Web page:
During some of the worst days of the European financial crisis, Irish stocks and the iShares MSCI Ireland Capped ETF (NYSEArca: EIRL) were seen as standout performers in the Eurozone. But in a post-Brexit world, Irish equities are now being viewed as vulnerable.
As ETF Trends reported last week, the Irish economy is delivering solid data this year, but the country’s equity market and EIRL are not reacting. Even with a recent bounce, EIRL is down 11.4% year-to-date. The divergence between the Irish equities market and its economic growth rate may be explained by the open nature of Ireland’s economy and its influx of U.S. companies seeking access to a 12.5% corporate tax rate in recent years marked by corporate inversions through acquisitions, such as Perrigo Co. and Jazz Pharmaceuticals Plc.
Ireland’s economic renaissance has the economy there larger than at the height of its so-called Celtic Tiger boom. Ireland’s central bank pointed to support from domestic demand as robust retail sales and an improved labor market bolstered the economy.
Given its proximity to Great Britain, Ireland depends on Great Britain for a significant portion of its trade. As a result, Ireland is viewed as potentially following Brexit.
“Exporters have warned the plummeting pound will erode earnings and economic growth, just as a recovery had taken hold after the 2010 international bailout that followed the banking meltdown. Irish shares have declined, not least because the U.K. is the top destination for the country’s exports after the U.S. and the biggest for its services,” reports Bloomberg.[related_stories]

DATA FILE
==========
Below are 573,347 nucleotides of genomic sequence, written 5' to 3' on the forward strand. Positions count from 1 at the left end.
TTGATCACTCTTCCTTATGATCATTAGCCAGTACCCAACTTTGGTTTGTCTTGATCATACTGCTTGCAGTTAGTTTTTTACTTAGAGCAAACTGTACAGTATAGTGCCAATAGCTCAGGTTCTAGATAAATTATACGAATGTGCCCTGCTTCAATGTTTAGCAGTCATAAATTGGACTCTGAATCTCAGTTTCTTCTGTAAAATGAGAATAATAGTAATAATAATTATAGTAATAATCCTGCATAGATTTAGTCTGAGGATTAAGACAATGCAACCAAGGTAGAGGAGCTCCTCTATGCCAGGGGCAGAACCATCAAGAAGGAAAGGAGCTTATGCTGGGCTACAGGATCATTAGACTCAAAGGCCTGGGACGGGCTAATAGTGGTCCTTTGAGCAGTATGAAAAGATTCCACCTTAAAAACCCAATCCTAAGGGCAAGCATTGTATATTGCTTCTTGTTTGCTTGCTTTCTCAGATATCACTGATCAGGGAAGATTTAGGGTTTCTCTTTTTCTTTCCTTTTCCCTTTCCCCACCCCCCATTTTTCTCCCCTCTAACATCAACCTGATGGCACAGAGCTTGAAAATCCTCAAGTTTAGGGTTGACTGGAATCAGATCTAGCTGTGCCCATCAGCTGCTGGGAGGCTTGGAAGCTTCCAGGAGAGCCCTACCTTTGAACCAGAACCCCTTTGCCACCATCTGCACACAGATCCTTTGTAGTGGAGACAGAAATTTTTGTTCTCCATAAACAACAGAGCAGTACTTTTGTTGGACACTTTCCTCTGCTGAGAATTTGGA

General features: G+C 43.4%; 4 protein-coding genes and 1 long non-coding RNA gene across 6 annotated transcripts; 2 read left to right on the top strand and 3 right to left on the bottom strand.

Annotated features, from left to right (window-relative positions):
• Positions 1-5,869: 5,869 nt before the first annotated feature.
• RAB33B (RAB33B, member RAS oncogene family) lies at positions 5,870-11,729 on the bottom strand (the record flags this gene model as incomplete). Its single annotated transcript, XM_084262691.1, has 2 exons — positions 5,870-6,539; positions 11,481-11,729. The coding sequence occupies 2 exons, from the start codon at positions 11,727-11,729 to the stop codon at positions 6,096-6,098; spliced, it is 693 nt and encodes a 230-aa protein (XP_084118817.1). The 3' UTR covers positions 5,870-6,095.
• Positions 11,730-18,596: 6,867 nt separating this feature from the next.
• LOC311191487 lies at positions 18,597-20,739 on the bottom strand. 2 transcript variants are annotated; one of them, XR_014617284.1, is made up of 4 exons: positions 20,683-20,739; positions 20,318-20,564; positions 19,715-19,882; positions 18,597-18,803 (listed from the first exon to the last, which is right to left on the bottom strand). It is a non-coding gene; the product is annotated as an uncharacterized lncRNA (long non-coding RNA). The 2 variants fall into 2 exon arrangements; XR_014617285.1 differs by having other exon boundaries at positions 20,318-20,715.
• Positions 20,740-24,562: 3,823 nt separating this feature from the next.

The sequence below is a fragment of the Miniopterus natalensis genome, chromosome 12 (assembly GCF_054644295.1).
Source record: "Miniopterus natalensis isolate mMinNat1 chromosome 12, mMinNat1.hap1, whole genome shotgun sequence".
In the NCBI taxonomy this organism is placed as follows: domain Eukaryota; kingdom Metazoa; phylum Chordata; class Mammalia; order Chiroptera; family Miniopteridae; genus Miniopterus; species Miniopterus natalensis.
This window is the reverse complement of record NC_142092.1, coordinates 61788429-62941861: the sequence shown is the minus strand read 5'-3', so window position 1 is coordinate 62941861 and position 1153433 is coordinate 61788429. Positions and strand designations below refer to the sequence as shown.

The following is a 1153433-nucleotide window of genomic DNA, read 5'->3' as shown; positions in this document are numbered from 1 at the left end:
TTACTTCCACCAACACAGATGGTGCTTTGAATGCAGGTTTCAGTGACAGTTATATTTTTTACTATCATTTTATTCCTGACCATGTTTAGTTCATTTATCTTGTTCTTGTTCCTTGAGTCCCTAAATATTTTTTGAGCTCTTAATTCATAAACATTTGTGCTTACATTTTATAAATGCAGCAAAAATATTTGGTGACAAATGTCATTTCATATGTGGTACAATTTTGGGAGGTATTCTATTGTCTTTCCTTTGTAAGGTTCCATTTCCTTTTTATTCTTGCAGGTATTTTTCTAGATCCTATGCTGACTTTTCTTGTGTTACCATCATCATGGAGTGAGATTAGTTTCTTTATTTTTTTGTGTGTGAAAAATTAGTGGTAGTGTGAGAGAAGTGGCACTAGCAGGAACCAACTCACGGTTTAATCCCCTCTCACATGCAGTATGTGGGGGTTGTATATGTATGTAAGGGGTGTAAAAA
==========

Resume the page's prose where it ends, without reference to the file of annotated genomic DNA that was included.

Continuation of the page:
With sterling recently residing at its lowest levels in more than three decades, investors are wondering when the pound will rebound and if now, after FXB’s savage beating, is the time to consider nibbling at the ETF.
The pound has declined to a three-decade low for the past two days on increased evidence the Brexit vote is weighing on confidence in Britain’s economy, Bloomberg reports.
“Ireland uses the euro, yet does about $45 billion of trade with the U.K. About 380,000 Irish citizens living in Britain were eligible to vote in the Brexit referendum. Britain also chipped in for Ireland’s bailout six years ago, despite not being part of the euro region,” according to Bloomberg.
iShares MSCI Ireland Capped ETF